thy of remark about it.’

I suddenly notice how quickly time’s passing, and I hurry back to the Independence Hall square to queue up for my visit, since there’s a security inspection first. After I’m cleared and waiting with the tour group, I find I’m actually standing right next to my next intended destination, Philosophical Hall (one of the two halls of the American Philosophy Society), behind and to the left of Independence Hall if you’re facing it from the front.


I’m so disappointed to find that the APS museum, which has an amazing-looking Jefferson-and-science exhibition going on right now, is closed, and will not be open again till Thursday. So, so sad! because I won’t have the chance to get back before I leave. My first big disappointment of the trip.
But anyway, I do get to go inside Independence Hall, beautifully restored. I discovered that the only original artifact here, besides the building itself and its architectural accoutrements, is the large chair on which Washington sat, presiding over the room on its dais in the center of the long wall. Here, Congress conceived of the Constitution, debated its contents, signed it, and voted it into law. Cool.

After wandering around Independence Hall and getting a good look at it from all sides, I find, in front and to the right, the place where Jefferson’s hero Washington (hero in integrity and military prowess, but not politically or even intellectually) was sworn in as the first President of the United States, as was Jefferson’s dear friend and despised political enemy Adams. The first sessions of the Senate and House of Reps were also held here, until the new capitol building in Washington D.C. was finished in 1800.

I leave the Independence Hall grounds and continue my tour around the corner down 5th Street, where the American Philosophical Society’s beautiful Library Hall stands (across the street from Philosophical Hall). It’s a reproduction of the original, with a grand statue of its founder presiding over its facade in a large central niche over the front entrance.

As aforementioned, the APS was founded in 1743 by America’s most-loved brainiac, Ben Franklin. Franklin was America’s native scientist extraordinaire, and spent his life conducting scientific experiments, disseminating knowledge to the public as widely as possible, participating in politics, and traveling the world. In other words, he lived out the virtues and carried out the practices of Jefferson’s designated ‘Three Greatest Men’ Francis Bacon, Sir Isaac Newton, and John Locke. Jefferson admired Bacon for his primary role in inventing the scientific process of observation, theory formulation, and experiment; Newton, for his brilliance in mathematics and logical reasoning and his radical new approach to physics; and Locke, for re-evaluating human nature and their rights and formulating a new political theory more in keeping with human dignity.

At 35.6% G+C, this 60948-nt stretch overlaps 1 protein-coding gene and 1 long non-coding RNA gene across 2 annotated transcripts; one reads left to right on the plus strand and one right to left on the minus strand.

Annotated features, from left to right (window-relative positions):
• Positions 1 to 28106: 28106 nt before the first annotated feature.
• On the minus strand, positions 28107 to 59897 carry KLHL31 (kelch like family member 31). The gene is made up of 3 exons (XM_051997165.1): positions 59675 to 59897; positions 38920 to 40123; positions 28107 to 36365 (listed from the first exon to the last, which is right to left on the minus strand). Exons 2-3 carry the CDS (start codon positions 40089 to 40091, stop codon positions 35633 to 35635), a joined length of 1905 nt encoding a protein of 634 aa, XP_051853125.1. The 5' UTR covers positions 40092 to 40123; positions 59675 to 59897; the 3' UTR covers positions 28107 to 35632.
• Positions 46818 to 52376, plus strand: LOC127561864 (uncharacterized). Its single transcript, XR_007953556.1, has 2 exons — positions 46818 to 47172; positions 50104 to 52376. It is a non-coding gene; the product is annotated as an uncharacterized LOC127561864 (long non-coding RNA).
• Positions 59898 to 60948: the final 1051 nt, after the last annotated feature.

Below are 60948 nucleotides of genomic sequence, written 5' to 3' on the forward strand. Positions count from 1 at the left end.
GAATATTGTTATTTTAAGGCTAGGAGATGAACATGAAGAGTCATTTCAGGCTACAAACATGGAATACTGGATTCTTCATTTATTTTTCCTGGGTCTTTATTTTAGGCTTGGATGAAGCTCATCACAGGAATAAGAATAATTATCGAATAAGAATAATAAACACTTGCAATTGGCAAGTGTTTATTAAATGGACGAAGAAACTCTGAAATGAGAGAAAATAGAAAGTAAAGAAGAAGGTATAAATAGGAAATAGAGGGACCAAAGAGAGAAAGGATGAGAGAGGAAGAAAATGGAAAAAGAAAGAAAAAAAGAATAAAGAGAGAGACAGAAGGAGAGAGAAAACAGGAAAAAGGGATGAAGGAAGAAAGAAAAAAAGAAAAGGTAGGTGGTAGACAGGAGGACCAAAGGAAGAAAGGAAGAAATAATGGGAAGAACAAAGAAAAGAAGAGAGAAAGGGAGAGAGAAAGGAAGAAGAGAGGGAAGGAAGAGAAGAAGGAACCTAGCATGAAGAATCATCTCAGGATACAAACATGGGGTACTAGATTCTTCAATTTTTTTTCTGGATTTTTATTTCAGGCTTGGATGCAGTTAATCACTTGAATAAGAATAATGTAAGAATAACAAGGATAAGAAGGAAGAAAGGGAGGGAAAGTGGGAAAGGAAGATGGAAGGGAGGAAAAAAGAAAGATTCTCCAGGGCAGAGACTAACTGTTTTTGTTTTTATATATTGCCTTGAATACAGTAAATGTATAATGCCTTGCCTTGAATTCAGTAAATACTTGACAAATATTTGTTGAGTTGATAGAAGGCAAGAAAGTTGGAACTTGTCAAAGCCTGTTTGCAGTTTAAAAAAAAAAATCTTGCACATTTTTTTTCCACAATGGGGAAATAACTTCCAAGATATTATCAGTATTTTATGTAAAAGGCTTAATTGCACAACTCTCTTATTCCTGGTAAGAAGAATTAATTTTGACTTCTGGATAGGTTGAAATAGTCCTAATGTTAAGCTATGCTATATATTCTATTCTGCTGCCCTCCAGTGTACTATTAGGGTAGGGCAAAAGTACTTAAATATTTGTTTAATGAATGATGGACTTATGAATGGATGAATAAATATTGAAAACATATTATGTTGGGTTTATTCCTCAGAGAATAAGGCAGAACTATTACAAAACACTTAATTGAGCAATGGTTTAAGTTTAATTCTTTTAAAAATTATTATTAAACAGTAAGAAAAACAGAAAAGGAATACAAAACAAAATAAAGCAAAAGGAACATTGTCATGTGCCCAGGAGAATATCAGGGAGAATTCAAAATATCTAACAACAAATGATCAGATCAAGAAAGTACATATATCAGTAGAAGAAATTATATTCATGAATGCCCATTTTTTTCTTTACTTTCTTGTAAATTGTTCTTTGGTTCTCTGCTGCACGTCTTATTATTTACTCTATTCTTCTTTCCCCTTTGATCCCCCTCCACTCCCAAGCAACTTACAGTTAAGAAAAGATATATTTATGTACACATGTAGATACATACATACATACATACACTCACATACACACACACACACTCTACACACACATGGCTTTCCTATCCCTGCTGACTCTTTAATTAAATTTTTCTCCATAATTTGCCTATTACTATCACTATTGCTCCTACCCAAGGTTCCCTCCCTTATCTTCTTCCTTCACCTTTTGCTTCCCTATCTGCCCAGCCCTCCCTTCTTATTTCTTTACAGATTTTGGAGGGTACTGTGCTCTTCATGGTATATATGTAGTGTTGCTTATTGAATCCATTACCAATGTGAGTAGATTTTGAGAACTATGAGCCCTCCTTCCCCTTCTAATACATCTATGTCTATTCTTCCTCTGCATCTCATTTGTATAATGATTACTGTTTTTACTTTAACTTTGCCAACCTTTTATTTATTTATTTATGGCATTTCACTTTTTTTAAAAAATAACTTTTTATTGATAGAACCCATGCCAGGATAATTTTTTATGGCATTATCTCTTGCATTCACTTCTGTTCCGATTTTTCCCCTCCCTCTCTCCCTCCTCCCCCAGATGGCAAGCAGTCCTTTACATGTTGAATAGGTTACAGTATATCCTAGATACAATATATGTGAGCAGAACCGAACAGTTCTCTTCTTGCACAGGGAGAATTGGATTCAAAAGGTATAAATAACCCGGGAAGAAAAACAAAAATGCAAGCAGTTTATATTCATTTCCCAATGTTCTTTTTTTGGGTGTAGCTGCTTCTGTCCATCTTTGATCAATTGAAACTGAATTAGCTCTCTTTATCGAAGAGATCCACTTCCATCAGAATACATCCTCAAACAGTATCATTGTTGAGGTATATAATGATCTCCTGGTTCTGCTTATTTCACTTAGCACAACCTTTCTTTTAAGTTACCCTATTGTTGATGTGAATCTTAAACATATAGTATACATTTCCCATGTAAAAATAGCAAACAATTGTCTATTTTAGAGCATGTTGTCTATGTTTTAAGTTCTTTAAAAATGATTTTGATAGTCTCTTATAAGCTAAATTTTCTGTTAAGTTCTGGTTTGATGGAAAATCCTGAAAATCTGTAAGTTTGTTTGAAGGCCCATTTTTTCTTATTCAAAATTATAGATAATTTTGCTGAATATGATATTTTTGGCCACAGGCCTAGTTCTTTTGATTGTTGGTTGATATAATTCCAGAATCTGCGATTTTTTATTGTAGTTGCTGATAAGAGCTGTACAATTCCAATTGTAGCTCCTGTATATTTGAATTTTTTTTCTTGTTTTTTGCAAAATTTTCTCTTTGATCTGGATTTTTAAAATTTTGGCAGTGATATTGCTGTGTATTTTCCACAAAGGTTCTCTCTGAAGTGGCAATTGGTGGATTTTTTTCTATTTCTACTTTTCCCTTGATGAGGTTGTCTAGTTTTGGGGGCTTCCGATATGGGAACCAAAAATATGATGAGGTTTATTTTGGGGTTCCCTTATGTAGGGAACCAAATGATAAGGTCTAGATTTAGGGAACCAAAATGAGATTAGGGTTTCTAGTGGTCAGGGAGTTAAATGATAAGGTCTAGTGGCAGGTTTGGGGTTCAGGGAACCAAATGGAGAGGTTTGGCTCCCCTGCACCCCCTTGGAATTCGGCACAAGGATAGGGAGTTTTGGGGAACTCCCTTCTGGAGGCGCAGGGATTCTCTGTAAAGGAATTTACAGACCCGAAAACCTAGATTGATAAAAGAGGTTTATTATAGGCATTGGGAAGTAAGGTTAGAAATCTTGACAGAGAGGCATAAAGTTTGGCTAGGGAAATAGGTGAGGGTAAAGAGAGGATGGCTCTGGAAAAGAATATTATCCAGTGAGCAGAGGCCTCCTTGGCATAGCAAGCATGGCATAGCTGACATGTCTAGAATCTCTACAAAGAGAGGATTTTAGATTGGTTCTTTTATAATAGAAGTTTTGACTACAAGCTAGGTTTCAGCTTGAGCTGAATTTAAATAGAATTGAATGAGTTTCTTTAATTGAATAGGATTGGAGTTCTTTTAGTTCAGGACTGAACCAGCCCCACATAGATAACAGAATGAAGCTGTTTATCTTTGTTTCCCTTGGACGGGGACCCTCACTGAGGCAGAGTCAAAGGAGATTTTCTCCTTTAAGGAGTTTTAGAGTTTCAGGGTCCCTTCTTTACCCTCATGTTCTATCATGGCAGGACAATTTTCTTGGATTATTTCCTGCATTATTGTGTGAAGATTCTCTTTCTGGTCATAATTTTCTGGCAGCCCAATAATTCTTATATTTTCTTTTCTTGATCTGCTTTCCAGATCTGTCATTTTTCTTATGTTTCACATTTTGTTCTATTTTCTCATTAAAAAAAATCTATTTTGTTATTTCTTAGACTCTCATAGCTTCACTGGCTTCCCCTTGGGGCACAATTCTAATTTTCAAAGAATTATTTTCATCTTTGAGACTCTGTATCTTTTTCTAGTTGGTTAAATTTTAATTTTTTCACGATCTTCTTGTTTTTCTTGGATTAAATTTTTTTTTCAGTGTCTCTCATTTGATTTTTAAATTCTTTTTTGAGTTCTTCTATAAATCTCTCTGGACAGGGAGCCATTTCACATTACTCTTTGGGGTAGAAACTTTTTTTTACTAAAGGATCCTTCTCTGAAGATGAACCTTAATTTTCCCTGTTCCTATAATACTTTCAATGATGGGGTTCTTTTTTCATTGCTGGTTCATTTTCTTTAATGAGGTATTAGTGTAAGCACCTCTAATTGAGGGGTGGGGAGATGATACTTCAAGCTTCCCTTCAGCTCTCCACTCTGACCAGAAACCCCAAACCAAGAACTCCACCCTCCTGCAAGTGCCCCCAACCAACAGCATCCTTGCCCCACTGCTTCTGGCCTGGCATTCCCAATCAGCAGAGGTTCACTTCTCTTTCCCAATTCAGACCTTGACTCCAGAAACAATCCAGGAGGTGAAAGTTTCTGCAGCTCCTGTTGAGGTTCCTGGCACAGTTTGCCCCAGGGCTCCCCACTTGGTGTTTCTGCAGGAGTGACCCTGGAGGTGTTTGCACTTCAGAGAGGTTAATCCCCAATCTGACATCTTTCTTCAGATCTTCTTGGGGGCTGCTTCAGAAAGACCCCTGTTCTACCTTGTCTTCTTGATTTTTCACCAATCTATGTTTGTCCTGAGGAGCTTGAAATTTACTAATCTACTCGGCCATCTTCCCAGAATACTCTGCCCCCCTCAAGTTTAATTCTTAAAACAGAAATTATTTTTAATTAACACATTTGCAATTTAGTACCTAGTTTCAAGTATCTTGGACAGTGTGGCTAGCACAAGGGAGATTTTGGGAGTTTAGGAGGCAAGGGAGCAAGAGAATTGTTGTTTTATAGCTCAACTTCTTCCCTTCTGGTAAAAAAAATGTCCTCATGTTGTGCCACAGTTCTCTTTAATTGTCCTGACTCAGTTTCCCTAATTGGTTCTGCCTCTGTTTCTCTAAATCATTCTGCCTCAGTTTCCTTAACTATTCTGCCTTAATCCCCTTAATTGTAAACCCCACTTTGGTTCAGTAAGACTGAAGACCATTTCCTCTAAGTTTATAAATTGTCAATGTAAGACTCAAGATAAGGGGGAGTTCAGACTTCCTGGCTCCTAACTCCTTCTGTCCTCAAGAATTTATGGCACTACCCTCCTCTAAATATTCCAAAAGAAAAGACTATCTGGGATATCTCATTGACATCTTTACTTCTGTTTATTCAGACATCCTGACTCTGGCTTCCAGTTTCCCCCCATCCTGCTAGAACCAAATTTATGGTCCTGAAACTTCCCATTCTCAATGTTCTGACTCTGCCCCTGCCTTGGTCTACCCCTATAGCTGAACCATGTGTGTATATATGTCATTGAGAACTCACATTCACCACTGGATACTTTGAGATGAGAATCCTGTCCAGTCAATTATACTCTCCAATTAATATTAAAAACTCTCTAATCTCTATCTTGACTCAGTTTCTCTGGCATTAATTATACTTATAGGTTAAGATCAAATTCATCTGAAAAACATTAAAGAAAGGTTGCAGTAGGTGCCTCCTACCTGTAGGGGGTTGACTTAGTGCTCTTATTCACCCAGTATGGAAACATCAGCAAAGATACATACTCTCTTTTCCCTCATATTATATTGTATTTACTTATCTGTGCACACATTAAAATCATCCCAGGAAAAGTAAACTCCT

The exhibits in the main entry hall are fascinating and beautifully laid out.

I leave Library Hall and return to where I had left Todd house earlier to hurry back for my Independence Hall tour. I find what I’m looking for: the site of the aforementioned Dr. Benjamin Rush’s house, down the street from the Todd house on Walnut, at the 3rd Street end of the block. Jefferson visited this house regularly.

I continue my tour to the site of Robert Bell’s print shop. The first edition of Thomas Paine’s ‘Common Sense’ was printed here in January of 1776. As you probably know, Paine’s pamphlet was the most famous and most eloquent exposition of the colonies’ cause for independence from Britain, and did more to popularize and gather support for it than any other publication. Jefferson was a great friend and admirer of Paine, and shared not only his political views, but many (yet not all) of Paine’s progressive religious views, probably best described as Deistic with shades of Unitarianism. In fact, Jefferson remained a staunch supporter of Paine even after his reputation suffered and most of his friends abandoned him following his publication of his anti-clerical, unorthodox ‘The Age of Reason’. Always the champion of freethought and religious liberty, Jefferson put his money where his mouth was and put his own political career at risk by welcoming Paine as an honored visitor to the White House.